Paragraphs (c) and (d) applyto lawyers who are admitted to practice law in any United States jurisdiction,which includes the District of Columbia and any state, territory orcommonwealth of the United States. The word "admitted" in paragraphs(c) and (d) contemplates that the lawyer is authorized to practice in thejurisdiction in which the lawyer is admitted and excludes a lawyer who whiletechnically admitted is not authorized to practice, because, for example, thelawyer is on inactive status.
 Paragraph (c)(1) recognizesthat the interests of clients and the public are protected if a lawyer admittedonly in another jurisdiction associates with a lawyer licensed to practice inthis jurisdiction. For this paragraph to apply, however, the lawyer admitted topractice in this jurisdiction must actively participate in and shareresponsibility for the representation of the client.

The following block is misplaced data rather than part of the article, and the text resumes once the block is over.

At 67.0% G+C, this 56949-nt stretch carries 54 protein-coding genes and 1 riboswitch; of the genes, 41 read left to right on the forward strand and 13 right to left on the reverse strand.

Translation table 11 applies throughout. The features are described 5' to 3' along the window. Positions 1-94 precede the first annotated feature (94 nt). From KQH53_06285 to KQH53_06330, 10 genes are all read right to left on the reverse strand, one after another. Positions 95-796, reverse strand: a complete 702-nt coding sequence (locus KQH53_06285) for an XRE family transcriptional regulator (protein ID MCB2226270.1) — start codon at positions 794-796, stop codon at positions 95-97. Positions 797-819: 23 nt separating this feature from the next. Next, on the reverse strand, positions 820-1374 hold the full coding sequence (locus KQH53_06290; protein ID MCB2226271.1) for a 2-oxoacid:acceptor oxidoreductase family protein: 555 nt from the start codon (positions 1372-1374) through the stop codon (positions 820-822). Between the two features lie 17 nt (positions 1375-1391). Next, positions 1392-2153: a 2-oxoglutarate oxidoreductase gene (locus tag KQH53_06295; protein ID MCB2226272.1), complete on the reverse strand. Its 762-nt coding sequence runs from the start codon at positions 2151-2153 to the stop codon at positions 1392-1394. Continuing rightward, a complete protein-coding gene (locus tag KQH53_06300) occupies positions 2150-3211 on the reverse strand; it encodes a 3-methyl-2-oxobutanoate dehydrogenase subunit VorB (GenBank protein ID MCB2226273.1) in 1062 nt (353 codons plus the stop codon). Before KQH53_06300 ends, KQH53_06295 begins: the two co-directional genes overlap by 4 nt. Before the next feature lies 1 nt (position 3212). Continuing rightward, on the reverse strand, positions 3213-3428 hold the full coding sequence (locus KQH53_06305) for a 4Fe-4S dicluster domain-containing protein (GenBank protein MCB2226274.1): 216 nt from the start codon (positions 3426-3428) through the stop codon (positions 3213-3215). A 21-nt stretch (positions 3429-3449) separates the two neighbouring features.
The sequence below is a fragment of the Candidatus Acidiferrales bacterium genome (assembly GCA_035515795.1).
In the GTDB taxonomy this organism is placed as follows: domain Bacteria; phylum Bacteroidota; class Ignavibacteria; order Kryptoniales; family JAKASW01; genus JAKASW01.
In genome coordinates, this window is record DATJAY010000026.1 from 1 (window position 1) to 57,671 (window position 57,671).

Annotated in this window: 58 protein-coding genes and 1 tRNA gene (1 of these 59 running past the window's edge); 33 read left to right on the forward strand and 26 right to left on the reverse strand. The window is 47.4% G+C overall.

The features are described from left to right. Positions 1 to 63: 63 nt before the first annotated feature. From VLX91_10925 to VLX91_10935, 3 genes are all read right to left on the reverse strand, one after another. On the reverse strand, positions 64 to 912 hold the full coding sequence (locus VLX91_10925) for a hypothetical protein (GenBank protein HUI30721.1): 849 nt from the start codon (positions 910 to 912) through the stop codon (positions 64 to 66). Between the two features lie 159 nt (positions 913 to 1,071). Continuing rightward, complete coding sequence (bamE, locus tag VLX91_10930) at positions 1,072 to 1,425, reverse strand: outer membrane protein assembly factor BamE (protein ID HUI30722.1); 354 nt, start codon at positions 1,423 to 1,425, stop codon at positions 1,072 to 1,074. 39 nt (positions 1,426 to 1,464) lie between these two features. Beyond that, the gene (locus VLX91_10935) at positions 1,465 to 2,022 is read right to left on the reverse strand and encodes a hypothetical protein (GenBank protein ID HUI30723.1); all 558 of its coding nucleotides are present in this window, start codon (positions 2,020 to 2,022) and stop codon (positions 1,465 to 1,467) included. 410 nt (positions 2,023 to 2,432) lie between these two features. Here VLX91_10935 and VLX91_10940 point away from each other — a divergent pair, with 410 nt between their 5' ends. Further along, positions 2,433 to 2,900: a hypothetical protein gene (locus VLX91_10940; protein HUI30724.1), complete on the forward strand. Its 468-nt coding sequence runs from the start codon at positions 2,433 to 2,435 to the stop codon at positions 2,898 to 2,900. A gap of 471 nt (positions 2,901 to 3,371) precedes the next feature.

Lawyers not admitted topractice generally in a jurisdiction may be authorized by law or order of atribunal or an administrative agency to appear before the tribunal or agency.This authority may be granted pursuant to formal rules governing admission prohac vice or pursuant to informal practice of the tribunal or agency. Underparagraph (c)(2), a lawyer does not violate this Rule when the lawyer appearsbefore a tribunal or agency pursuant to such authority. To the extent that acourt rule or other law of this jurisdiction requires a lawyer who is notadmitted to practice in this jurisdiction to obtain admission pro hac vicebefore appearing before a tribunal or administrative agency, this Rule requiresthe lawyer to obtain that authority.